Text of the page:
Why Everyone Should Believe That the Apostle John Wrote the Fourth Gospel

Skeptical Biblical critics like John Shelby Spong say that it’s impossible that the Apostle John wrote the Gospel of John. Spong writes: “There is no way that the Fourth Gospel was written by John Zebedee or by any of the disciples of Jesus. The author of this book is not a single individual, but is at least three different writers/editors, who did their layered work over 25 to 30 years.”  Spong isn’t alone in this criticism, even some conservative evangelical Christians have cast doubt on the traditional authorship of John for various reasons. But there are quite a number of reasons to think that John the Son of Zebedee really wrote John. First, let’s consider … Read more

Are There Beastly High Priestly Problems Going On in Luke and John?

annas and caiaphas

If the Gospels make historical goofs, then it’s hard to call them reliable documents. Skeptics have been quick to point out that the Gospel writers make several factual errors, and an example of that is Luke and John’s confusion regarding the high priesthood.  Tradition tells us that Luke was a traveling companion of Paul and used apostles for sources. Surely he should’ve known better. And John was supposedly a Jew and an eyewitness. A local should’ve probably had a solid idea about how the high priesthood works.   Let’s start with Luke.  Two High Priests?  Luke 3 sets the stage for John the Baptist, and this is where he seems to get confused. Luke 3:2 reads: “during … Read more

Busting 7 Arguments Against the Traditional Authorship of John

When arguing for the traditional authorship of John, you’re going to encounter a significant amount of pushback. Skeptics will often say that there’s a vast scholarly consensus against Johannine authorship, but when you look at their arguments, many of them are quite weak. In this post, I’ll address some of the more common ones.  1. Wouldn’t someone close to John sound more like the Synoptic writers?  No, not if John had different purposes for writing his Gospel. The early evidence from the church fathers says that his Gospel was intentionally supplemental. Clement of Alexandria wrote:  “Of all those who had been with the Lord only Matthew and John left us their recollections (hypomnēmata), and tradition … Read more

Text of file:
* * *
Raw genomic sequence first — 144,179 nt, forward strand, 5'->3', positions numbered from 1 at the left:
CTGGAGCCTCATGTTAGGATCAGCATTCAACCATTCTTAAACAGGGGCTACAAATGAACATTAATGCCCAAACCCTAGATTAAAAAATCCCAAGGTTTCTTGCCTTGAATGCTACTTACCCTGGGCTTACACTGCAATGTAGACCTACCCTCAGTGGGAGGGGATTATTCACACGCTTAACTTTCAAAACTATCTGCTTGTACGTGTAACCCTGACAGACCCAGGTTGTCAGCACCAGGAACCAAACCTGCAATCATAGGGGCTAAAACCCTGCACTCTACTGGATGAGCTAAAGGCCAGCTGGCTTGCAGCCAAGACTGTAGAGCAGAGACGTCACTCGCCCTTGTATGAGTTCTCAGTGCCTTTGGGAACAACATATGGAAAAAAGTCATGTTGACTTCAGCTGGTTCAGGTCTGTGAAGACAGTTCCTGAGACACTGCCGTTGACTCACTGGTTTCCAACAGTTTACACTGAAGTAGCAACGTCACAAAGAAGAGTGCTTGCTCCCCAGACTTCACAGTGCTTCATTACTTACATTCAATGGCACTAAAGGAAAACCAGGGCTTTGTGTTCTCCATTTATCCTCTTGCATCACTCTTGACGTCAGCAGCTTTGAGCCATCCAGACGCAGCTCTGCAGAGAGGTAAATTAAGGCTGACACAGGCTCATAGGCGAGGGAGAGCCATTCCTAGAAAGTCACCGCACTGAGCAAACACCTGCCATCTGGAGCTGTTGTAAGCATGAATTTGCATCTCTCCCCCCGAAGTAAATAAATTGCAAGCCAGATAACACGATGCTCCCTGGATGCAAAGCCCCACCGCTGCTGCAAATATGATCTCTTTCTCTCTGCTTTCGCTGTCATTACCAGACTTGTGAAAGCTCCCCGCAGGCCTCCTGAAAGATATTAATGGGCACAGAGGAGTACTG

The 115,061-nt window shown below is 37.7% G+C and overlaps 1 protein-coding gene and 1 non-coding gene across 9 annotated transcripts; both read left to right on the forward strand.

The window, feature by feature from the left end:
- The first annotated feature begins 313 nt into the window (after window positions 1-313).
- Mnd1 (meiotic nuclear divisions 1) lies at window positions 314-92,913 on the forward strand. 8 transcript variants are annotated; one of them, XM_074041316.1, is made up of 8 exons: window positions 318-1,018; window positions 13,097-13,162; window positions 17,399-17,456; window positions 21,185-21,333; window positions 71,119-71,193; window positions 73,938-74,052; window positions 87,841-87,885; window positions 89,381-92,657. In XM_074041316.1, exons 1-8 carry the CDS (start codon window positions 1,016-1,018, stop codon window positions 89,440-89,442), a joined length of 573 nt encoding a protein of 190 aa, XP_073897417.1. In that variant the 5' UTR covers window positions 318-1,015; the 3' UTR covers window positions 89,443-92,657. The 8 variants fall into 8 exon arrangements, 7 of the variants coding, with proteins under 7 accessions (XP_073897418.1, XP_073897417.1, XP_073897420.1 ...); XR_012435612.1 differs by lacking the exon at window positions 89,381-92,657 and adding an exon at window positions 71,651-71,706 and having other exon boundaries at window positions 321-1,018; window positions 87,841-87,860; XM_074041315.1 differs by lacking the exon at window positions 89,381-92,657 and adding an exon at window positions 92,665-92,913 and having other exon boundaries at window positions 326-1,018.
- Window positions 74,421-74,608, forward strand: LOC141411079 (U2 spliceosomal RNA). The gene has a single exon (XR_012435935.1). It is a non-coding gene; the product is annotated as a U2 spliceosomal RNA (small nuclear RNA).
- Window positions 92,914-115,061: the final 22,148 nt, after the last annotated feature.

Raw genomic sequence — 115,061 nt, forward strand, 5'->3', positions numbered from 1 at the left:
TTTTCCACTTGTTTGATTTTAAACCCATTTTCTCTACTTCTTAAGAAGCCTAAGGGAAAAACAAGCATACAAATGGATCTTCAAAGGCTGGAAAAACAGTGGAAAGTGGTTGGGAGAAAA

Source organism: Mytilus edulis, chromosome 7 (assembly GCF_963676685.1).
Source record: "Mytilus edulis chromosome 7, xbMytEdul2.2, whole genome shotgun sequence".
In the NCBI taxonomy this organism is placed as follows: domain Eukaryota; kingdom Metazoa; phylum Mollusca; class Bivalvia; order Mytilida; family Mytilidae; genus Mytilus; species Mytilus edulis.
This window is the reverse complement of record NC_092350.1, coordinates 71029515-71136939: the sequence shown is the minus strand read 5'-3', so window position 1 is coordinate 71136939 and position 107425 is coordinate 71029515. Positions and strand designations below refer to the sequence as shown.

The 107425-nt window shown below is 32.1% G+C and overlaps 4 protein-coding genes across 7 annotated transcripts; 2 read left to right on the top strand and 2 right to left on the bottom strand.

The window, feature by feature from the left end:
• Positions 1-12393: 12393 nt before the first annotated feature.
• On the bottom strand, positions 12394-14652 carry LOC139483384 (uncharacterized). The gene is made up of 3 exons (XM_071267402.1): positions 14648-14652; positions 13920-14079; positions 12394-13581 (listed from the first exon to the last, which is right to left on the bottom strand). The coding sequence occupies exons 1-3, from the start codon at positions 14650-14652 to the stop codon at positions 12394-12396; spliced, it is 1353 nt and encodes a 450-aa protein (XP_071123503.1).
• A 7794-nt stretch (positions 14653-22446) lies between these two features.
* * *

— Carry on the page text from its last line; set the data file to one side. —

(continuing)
6 Ancient Sources That Identify the Author of the Fourth Gospel

In my last post, I went over a ton of internal clues in the Gospel of John that support the argument that John, the Son of Zebedee, is the author of the Gospel of John. I noted in my intro that just about every bit of evidence we have from the writings of the early church tells us that John wrote it. But just so you know that I’m not pulling a “dude, trust me” type of argument, let’s examine the external evidence for John’s authorship.  Before we dive in, it’s important to point out that there’s no recorded challenge to the traditional authorship of the Gospels until around the early 5th-century by Faustus the … Read more

Busting One of Bart Ehrman’s Favorite Bible Contradictions